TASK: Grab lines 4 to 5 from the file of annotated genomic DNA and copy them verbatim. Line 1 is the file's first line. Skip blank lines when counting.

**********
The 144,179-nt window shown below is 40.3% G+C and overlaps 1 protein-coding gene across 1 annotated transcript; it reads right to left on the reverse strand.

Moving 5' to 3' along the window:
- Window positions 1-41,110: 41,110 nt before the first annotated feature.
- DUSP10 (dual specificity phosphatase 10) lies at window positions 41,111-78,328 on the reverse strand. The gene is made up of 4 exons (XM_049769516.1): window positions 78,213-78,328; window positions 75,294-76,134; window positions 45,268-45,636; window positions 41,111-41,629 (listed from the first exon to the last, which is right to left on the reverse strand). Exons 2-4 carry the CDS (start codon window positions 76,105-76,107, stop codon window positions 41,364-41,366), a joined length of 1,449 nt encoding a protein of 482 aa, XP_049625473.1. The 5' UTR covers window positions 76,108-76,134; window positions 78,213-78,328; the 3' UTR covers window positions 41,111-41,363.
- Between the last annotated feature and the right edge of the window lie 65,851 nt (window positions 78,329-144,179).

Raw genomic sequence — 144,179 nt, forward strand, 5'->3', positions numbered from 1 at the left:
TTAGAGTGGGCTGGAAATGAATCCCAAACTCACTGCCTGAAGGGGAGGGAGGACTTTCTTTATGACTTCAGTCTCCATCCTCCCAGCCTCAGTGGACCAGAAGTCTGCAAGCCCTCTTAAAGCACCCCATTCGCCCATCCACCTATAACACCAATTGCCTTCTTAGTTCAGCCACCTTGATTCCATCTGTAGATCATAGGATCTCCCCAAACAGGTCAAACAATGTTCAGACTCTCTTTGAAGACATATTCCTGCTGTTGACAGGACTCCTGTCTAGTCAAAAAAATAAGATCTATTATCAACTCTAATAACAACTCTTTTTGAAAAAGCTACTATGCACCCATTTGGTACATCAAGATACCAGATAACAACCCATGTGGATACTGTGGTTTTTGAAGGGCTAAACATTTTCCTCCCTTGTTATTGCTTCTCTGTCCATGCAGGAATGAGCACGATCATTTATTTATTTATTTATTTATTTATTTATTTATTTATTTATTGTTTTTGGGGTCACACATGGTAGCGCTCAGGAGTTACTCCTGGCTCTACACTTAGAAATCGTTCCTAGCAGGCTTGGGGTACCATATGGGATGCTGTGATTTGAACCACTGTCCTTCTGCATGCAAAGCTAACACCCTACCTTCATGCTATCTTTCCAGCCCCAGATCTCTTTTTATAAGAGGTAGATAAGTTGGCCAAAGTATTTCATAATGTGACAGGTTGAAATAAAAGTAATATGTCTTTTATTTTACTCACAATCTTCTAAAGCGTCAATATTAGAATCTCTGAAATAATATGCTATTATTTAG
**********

- DUSP10 (dual specificity phosphatase 10) lies at window positions 41,111-78,328 on the reverse strand. The gene is made up of 4 exons (XM_049769516.1): window positions 78,213-78,328; window positions 75,294-76,134; window positions 45,268-45,636; window positions 41,111-41,629 (listed from the first exon to the last, which is right to left on the reverse strand). Exons 2-4 carry the CDS (start codon window positions 76,105-76,107, stop codon window positions 41,364-41,366), a joined length of 1,449 nt encoding a protein of 482 aa, XP_049625473.1. The 5' UTR covers window positions 76,108-76,134; window positions 78,213-78,328; the 3' UTR covers window positions 41,111-41,363.
- Between the last annotated feature and the right edge of the window lie 65,851 nt (window positions 78,329-144,179).